Rising Goulburn Improving
  |  First Published: December 2005

The fishing around Eildon has been excellent following some warm weather, during which we had some 30 degree days.

The smaller feeder streams are still flowing hard but the Goulburn River has fished exceptionally well thanks to increased insect activity and clearing water.

Lake Eildon

Lake Eildon’s just under 50% with an inflow of 2,000 megalitres. Reports suggest that the fishing has been excellent. Graeme Morrow from Peppin Point Caravan Park reports that the Bonnie Doon shoreline has been productive. Lures and flat-tail worms have taken yellowbelly to 12lb. Trolling with Tasmanian Devil lures has been taking trout to 500g.

Small redfin have been taken in around old timber. The petrol barge has been particularly productive.

December should see increased native fish catches and with the cod season opening at the start of the month, there’ll be an added incentive to persist, either trolling or casting deep diving lures and spinnerbaits. Keep an eye out for any rises in the lake level after significant rain because this will bring golden perch back in close, particularly over areas where vegetation has grown during winter and spring.

Eildon Pondage

The pondage is largely full but fluctuating. It’s been fishing well for all methods. Geoff Pope has regularly fished the pondage and on a recent trip with fishing mate Steve Cox landed seven trout, two of which were browns that succumbed to mudeyes under floats. The remainder were rainbows taken on PowerBait. Geoff indicated that the water level was very low early but slowly filled during the day.

Goulburn River

The Goulburn’s flow has increased to 1,000 megalitres, which will stir things up a bit and offer some new opportunities. I fished the river recently with Anthony Boliancu from the Goulburn Valley Flyfishing Centre in perfect, overcast weather – mild with a light wind. Throughout the whole day we saw trout rising at every turn in the river. They weren’t easy to catch though, feeding on small (size 22) Caenis duns and spinners. The last few hours of the day saw the caddis come out. That’s when we started to take trout up to 2lb on caddis imitations. Recommended flies are size 22/20 polywing Caenis and size 16/14 Creel Caddis and Elk Hair Caddis.

Reports from baitfishermen indicate that earthworms, maggots and PowerBait fished on the bottom continues to take trout up to 1lb, with the best in around Gilmores Bridge.

The Tallarook General Store reports that the Goulburn River around the Trawool area has been producing trout up to 2lb on earthworms fished on the bottom.

December should see increased river flows, which will herald the start of the backwater fishing and grasshopper fishing.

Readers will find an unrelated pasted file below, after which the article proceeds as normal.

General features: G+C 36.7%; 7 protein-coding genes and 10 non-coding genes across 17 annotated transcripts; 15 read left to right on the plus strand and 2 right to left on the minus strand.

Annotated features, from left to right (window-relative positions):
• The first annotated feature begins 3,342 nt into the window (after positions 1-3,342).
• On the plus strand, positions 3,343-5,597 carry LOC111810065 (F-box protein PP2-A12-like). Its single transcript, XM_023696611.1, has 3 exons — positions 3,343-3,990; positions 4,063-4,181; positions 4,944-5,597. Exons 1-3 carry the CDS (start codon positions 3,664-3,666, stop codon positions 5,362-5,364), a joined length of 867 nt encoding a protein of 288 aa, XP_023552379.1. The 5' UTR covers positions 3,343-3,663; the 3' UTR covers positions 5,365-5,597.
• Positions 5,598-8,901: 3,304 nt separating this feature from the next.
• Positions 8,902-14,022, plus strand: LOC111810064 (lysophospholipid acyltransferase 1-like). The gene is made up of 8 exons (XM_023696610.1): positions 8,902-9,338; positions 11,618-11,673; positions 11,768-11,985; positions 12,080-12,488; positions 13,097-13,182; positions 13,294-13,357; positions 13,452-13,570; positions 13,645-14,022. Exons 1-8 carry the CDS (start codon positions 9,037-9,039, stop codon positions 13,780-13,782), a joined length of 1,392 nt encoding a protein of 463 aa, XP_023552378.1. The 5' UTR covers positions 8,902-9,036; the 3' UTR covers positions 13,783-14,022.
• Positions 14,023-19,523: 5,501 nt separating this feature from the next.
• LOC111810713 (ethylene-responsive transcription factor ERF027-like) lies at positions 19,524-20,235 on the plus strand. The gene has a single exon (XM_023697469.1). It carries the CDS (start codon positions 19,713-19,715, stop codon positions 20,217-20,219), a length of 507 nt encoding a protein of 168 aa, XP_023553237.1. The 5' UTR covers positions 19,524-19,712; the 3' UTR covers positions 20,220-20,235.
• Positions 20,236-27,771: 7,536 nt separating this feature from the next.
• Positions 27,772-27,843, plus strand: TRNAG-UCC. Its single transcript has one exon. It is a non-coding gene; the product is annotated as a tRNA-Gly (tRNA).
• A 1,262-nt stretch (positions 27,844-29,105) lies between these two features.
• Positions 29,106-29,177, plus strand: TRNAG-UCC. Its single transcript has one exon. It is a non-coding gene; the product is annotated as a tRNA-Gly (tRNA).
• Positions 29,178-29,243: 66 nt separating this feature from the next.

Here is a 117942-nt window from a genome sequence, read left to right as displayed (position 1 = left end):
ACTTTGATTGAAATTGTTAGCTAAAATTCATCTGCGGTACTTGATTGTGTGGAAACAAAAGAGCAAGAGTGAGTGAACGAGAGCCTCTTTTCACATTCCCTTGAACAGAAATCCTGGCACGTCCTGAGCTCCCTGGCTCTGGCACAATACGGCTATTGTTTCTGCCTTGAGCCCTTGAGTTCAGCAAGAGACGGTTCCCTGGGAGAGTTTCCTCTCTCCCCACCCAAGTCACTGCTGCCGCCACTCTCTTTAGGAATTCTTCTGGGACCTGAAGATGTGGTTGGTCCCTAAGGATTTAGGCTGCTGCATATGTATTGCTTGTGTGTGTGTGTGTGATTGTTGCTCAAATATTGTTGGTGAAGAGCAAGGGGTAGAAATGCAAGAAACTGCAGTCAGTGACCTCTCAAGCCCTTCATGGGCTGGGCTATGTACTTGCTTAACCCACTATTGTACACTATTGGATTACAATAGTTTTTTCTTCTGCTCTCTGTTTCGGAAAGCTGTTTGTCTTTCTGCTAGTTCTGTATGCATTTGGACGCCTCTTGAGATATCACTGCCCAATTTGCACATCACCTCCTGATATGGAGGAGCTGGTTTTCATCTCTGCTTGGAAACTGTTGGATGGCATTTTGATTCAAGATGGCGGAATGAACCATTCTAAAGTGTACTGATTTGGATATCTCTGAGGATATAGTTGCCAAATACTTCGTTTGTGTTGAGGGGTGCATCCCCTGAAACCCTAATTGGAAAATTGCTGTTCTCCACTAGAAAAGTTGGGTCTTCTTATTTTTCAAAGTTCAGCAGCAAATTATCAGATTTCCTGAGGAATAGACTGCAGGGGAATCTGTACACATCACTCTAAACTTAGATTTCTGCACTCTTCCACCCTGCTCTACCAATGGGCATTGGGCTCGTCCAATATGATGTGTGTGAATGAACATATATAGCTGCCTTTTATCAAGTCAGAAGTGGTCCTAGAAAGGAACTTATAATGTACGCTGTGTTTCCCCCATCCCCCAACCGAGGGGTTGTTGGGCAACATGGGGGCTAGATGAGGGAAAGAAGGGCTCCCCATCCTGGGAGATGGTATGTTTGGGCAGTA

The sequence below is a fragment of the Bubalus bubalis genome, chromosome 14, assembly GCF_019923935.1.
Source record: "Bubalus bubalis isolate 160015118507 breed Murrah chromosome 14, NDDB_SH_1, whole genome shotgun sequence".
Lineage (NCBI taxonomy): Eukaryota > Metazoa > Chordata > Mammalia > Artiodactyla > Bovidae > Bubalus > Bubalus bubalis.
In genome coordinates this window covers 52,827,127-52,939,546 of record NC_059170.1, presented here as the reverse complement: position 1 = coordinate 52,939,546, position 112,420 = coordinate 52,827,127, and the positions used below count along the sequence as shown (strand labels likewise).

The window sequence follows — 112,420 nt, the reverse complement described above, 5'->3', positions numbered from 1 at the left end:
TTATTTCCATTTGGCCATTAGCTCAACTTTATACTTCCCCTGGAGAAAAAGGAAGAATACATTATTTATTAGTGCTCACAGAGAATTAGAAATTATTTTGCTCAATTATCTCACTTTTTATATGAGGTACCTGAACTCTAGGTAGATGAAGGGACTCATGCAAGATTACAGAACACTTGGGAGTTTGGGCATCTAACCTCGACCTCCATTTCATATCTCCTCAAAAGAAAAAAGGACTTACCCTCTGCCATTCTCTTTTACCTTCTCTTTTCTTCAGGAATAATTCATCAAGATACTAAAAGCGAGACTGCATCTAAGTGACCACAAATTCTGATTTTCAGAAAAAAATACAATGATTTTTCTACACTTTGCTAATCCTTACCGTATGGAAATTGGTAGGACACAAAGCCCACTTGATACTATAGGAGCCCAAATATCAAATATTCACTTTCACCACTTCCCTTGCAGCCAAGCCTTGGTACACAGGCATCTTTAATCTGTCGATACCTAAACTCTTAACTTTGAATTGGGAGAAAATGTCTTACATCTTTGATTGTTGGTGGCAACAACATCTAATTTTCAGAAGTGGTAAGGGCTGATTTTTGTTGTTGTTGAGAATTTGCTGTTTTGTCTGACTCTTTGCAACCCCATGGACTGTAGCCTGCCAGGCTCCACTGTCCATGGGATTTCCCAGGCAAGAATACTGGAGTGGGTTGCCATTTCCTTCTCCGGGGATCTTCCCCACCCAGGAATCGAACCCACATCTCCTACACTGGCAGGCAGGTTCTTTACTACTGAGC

Snobs Creek

This small flowing stream that flows into the Goulburn has been producing small trout between 200g and 500g. Most have been taken on lures fished through the fast rapids that lead into the deeper pools. The best lures have been Rapala minnows, and Vibrax and Celta spinners.

Without summer rain, this stream will slow down and really start to fish well.

Rubicon River

The Rubicon River is still flowing high and cold and isn’t at its best. However, some trout have been caught in the lower reaches, especially where the Rubicon meets the Goulburn River, well above Gilmores Bridge. Earthworms and scrubbies have been the go, fished along the edges. Fishing worms will be particularly effective in sections of river where higher flows are now covering new ground. Polarising this edge is another way to fish this type of water, with the backwaters the main target zone.

December should see the start of the grasshopper season. There have been of baby grasshoppers observed along the river already this season.

Acheron River

Reports are filtering in that the Acheron is starting to fish well for the baitfisher. Trout have been a mixed bag from small half pounders to some at a pound and a half. Best bait has been earthworms fished on the bottom. The Buxton area has been the most productive.

December should see the reduced flows that ought to produce good fishing to all methods, especially in the evening as the water warms, prompting insect hatches.

King Parrot Creek

The King Parrot Creek continues to produce the odd trout and Macquarie perch to 1lb. Earthworm fished on the bottom has been the best method. All Macquarie perch must be released in this water because of their conservation status.

December should see the King Parrot slow and warm, producing good fishing for trout, especially within the middle and lower sections of the river.

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